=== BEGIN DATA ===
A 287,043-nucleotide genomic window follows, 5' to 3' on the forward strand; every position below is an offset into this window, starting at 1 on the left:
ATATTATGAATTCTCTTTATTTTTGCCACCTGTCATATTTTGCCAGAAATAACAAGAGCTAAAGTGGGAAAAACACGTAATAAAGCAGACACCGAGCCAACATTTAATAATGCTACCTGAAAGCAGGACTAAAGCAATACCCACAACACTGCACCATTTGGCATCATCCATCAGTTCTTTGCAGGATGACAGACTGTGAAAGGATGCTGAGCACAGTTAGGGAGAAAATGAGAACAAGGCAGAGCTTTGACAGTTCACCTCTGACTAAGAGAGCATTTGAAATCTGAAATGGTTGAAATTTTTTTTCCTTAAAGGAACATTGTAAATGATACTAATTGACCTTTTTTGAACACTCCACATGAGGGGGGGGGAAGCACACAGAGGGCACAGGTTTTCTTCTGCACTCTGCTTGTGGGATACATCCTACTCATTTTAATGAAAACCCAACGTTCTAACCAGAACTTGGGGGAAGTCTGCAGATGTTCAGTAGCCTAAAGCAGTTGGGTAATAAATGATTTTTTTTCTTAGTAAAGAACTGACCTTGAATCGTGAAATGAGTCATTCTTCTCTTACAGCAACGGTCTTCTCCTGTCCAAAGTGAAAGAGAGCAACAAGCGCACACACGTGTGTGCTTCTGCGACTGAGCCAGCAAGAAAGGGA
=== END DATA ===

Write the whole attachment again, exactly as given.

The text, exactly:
A 287,043-nucleotide genomic window follows, 5' to 3' on the forward strand; every position below is an offset into this window, starting at 1 on the left:
ATATTATGAATTCTCTTTATTTTTGCCACCTGTCATATTTTGCCAGAAATAACAAGAGCTAAAGTGGGAAAAACACGTAATAAAGCAGACACCGAGCCAACATTTAATAATGCTACCTGAAAGCAGGACTAAAGCAATACCCACAACACTGCACCATTTGGCATCATCCATCAGTTCTTTGCAGGATGACAGACTGTGAAAGGATGCTGAGCACAGTTAGGGAGAAAATGAGAACAAGGCAGAGCTTTGACAGTTCACCTCTGACTAAGAGAGCATTTGAAATCTGAAATGGTTGAAATTTTTTTTCCTTAAAGGAACATTGTAAATGATACTAATTGACCTTTTTTGAACACTCCACATGAGGGGGGGGGAAGCACACAGAGGGCACAGGTTTTCTTCTGCACTCTGCTTGTGGGATACATCCTACTCATTTTAATGAAAACCCAACGTTCTAACCAGAACTTGGGGGAAGTCTGCAGATGTTCAGTAGCCTAAAGCAGTTGGGTAATAAATGATTTTTTTTCTTAGTAAAGAACTGACCTTGAATCGTGAAATGAGTCATTCTTCTCTTACAGCAACGGTCTTCTCCTGTCCAAAGTGAAAGAGAGCAACAAGCGCACACACGTGTGTGCTTCTGCGACTGAGCCAGCAAGAAAGGGA